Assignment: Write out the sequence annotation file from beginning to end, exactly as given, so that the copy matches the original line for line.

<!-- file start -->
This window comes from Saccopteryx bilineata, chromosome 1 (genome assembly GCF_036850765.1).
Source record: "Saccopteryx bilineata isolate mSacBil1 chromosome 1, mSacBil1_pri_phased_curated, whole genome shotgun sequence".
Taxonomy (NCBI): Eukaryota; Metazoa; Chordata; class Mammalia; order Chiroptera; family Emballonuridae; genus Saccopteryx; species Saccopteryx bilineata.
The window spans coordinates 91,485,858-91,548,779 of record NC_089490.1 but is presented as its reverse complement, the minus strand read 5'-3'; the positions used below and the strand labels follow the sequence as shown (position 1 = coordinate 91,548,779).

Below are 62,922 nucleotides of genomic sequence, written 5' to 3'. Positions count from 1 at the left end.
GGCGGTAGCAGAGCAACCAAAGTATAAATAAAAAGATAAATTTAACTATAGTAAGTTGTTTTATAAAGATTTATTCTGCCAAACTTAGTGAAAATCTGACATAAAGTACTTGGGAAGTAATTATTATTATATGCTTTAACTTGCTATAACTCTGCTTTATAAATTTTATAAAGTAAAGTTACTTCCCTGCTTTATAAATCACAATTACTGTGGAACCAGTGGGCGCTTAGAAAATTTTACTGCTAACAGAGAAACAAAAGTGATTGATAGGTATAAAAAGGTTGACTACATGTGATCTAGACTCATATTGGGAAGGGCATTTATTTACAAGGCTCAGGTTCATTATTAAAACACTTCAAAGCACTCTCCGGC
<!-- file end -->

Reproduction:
This window comes from Saccopteryx bilineata, chromosome 1 (genome assembly GCF_036850765.1).
Source record: "Saccopteryx bilineata isolate mSacBil1 chromosome 1, mSacBil1_pri_phased_curated, whole genome shotgun sequence".
Taxonomy (NCBI): Eukaryota; Metazoa; Chordata; class Mammalia; order Chiroptera; family Emballonuridae; genus Saccopteryx; species Saccopteryx bilineata.
The window spans coordinates 91,485,858-91,548,779 of record NC_089490.1 but is presented as its reverse complement, the minus strand read 5'-3'; the positions used below and the strand labels follow the sequence as shown (position 1 = coordinate 91,548,779).

Below are 62,922 nucleotides of genomic sequence, written 5' to 3'. Positions count from 1 at the left end.
GGCGGTAGCAGAGCAACCAAAGTATAAATAAAAAGATAAATTTAACTATAGTAAGTTGTTTTATAAAGATTTATTCTGCCAAACTTAGTGAAAATCTGACATAAAGTACTTGGGAAGTAATTATTATTATATGCTTTAACTTGCTATAACTCTGCTTTATAAATTTTATAAAGTAAAGTTACTTCCCTGCTTTATAAATCACAATTACTGTGGAACCAGTGGGCGCTTAGAAAATTTTACTGCTAACAGAGAAACAAAAGTGATTGATAGGTATAAAAAGGTTGACTACATGTGATCTAGACTCATATTGGGAAGGGCATTTATTTACAAGGCTCAGGTTCATTATTAAAACACTTCAAAGCACTCTCCGGC